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How to freeze the unfreezable – an alternative way of updating a MicroPython device

How to freeze the unfreezable 

An alternative way of updating a MicroPython device


The scenario is pretty much typical. A software project/application has been created and now it is time to be deployed on multiple devices. In the IoT world, the devices are microcontrollers and our topic is focused on those that run MicroPython firmware (Pycom devices & simple ESP32/ESP8266).

A way forward would be to simply sequentially connect each device and upload the related files to the device using ampy or Pymakr (through VSCode or Atom). This will work. It will take some time, but eventually it will work… hoping that the procedure will not randomly fail due to file upload errors.

An alternative would be to embed the project into the firmware, generate a .bin file and flash it on the devices using esptool or pycom-fwtool. Again, this is sequential, though it greatly increases the transfer speed and the chances that a flash will be completed successfully. Moreover, a .bin file can be sent to others and be applied, which is far more robust than sending individual code files.

However, this will only work if the project contains exclusively Python code files. That is because the “embedding of the project into the firmware” happens by copying all the required files into the “frozen” folder of the firmware and rebuilding it, converting all the Python code into bytecode. More info on this can be found here and here.

What if the project contains not only Python files, but others as well? For instance, what if the device acts as a WiFi access point and it serves an HTML file?

This is what microfreezer tool tries to solve by suggesting a method for bypassing the Python-only restriction.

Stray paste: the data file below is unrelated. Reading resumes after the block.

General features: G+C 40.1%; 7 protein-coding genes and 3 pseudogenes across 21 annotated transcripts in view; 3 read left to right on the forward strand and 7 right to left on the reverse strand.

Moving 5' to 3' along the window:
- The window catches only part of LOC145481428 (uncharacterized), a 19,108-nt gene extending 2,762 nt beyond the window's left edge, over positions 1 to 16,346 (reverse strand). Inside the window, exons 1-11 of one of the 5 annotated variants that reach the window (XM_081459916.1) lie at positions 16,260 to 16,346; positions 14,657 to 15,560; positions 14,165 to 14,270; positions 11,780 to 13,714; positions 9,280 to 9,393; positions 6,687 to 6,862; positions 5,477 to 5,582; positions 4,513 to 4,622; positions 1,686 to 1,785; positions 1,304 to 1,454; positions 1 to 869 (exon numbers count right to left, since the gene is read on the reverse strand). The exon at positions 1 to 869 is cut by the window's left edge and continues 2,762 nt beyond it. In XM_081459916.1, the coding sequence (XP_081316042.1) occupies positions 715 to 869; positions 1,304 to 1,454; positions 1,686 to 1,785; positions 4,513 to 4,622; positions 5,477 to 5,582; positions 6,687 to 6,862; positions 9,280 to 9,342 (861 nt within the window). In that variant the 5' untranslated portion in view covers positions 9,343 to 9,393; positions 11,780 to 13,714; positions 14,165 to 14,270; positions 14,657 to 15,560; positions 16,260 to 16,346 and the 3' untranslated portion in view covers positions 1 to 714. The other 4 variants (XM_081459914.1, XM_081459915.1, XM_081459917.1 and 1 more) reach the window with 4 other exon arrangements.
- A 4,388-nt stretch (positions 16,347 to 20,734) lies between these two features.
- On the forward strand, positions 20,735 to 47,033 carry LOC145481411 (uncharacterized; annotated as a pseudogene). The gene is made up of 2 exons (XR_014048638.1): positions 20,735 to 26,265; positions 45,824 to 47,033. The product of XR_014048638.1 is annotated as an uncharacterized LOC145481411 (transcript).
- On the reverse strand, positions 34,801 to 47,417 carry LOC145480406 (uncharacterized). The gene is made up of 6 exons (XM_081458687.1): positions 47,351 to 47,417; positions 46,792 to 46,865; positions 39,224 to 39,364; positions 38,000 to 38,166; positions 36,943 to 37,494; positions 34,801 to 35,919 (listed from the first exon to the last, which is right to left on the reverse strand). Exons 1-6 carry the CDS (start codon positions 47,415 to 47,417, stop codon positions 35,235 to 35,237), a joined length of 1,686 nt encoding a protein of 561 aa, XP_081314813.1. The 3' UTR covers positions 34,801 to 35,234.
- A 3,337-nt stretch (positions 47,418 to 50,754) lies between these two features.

How to

Start by downloading the source code of the MicroPython firmware of the required device and follow any instructions for preparing its dependencies (ex. PycomGeneric Micropython). In this post we will use the folder structure used by Pycom devices.

Having the source code of the MicroPython firmware, any Python source code added in pycom-micropython-sigfox/esp32/frozen will be compiled and added with the firmware. This folder which will be referred to as “frozen” from now on and includes multiple other folders with necessary code. The suggested folder for placing custom Python files is pycom-micropython-sigfox/esp32/frozen/Custom/.

Now, let’s consider having the following project:

|- .git
|- lib
|  |-
|  |-
|- html
|  |- index.html
|  |- favicon.ico

First step before running microfreezer is to prepare the configuration file by defining the following keys:

  1. directoriesKeptInFrozen: select “lib” folder to be added in the frozen modules to be used directly by the user code.
  2. excludeList: select “”, “README”, “LICENSE”, “.git” files to be ignored.
  3. flashRootFolder: use /flash as the root folder where the user code is normally placed.